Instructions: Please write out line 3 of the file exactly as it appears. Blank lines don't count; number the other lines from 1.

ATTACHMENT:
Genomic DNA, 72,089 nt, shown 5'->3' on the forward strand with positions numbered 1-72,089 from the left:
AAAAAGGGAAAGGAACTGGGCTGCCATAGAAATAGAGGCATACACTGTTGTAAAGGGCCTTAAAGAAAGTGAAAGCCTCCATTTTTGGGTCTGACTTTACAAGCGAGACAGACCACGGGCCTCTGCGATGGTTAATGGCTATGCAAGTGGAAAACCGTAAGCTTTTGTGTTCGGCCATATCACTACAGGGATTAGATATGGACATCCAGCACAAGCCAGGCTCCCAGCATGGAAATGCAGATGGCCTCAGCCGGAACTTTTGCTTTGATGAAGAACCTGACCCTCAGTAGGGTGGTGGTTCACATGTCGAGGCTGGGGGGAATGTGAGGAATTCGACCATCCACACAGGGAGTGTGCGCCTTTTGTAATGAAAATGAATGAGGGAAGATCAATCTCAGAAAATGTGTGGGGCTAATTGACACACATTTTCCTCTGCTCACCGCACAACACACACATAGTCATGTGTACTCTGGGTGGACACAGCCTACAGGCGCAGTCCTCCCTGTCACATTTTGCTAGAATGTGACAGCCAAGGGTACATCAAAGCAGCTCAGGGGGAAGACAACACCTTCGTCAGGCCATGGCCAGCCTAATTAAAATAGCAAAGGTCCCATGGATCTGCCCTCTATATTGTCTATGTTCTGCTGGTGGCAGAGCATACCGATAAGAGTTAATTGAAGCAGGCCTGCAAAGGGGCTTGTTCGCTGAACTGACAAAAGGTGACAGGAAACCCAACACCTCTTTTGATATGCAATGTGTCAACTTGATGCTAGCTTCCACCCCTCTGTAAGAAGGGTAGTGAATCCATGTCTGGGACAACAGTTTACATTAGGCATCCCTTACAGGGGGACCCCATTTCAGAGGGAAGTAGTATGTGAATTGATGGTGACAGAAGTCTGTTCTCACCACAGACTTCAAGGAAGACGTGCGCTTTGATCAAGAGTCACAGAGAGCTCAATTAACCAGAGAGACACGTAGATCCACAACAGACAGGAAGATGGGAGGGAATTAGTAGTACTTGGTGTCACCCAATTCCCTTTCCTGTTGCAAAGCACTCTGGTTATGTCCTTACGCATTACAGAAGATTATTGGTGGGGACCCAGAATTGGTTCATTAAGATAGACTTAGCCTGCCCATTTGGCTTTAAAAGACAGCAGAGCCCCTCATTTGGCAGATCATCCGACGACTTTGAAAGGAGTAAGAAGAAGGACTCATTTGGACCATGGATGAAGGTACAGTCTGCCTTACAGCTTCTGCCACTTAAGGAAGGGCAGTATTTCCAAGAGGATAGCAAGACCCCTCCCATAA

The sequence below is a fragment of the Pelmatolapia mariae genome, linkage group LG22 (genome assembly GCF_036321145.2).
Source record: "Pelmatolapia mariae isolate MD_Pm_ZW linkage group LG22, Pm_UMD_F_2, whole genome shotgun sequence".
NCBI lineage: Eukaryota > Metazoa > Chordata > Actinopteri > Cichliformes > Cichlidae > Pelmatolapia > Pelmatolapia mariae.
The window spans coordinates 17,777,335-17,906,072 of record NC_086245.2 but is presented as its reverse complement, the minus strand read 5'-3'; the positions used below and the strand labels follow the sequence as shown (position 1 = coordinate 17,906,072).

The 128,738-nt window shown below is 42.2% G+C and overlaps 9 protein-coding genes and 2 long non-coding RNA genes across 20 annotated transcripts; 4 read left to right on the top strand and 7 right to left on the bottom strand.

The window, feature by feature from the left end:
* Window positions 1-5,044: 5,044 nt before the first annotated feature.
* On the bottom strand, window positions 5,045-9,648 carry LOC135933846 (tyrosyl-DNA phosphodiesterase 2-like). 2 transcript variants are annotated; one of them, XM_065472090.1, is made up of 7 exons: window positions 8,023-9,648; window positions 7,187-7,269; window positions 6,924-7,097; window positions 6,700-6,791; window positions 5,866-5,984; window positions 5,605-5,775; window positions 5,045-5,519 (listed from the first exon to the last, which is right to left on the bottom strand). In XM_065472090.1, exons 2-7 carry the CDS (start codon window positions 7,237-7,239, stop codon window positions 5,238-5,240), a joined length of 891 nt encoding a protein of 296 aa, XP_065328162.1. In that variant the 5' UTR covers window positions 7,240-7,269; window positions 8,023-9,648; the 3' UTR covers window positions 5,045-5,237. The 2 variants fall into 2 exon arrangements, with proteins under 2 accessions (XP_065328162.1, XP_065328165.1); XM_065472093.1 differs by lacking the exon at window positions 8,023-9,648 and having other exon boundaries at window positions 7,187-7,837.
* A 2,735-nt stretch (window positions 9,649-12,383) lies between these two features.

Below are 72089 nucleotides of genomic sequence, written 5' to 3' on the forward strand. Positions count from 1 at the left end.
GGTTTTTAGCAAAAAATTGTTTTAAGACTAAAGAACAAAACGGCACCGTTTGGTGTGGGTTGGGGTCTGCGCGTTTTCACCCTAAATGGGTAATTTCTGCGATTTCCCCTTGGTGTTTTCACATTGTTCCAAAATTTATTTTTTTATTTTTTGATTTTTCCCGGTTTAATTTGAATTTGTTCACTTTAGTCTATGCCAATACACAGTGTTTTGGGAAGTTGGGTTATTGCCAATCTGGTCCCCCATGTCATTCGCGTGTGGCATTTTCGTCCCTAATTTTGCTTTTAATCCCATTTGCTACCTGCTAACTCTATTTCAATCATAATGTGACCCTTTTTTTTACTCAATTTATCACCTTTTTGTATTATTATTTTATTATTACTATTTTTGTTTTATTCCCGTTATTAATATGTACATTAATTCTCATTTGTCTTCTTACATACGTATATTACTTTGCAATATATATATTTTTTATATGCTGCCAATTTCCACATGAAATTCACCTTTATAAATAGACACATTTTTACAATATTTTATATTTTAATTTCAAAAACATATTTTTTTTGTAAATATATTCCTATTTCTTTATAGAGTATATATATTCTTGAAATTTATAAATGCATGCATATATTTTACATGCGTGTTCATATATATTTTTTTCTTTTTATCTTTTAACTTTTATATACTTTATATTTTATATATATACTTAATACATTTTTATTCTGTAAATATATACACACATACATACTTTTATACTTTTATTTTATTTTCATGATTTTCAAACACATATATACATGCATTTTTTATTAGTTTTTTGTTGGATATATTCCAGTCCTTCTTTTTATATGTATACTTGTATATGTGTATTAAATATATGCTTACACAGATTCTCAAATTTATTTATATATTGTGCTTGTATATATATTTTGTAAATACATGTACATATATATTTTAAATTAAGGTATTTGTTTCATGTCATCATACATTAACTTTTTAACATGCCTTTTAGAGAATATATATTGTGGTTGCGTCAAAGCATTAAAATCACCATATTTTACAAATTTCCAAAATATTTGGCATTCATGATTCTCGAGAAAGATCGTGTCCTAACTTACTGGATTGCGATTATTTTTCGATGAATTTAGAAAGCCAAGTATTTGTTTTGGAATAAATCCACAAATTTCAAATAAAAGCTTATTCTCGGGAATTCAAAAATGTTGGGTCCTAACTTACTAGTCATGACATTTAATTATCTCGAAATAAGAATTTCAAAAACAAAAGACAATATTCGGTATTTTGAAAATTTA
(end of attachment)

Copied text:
The sequence below is a fragment of the Pelmatolapia mariae genome, linkage group LG22 (genome assembly GCF_036321145.2).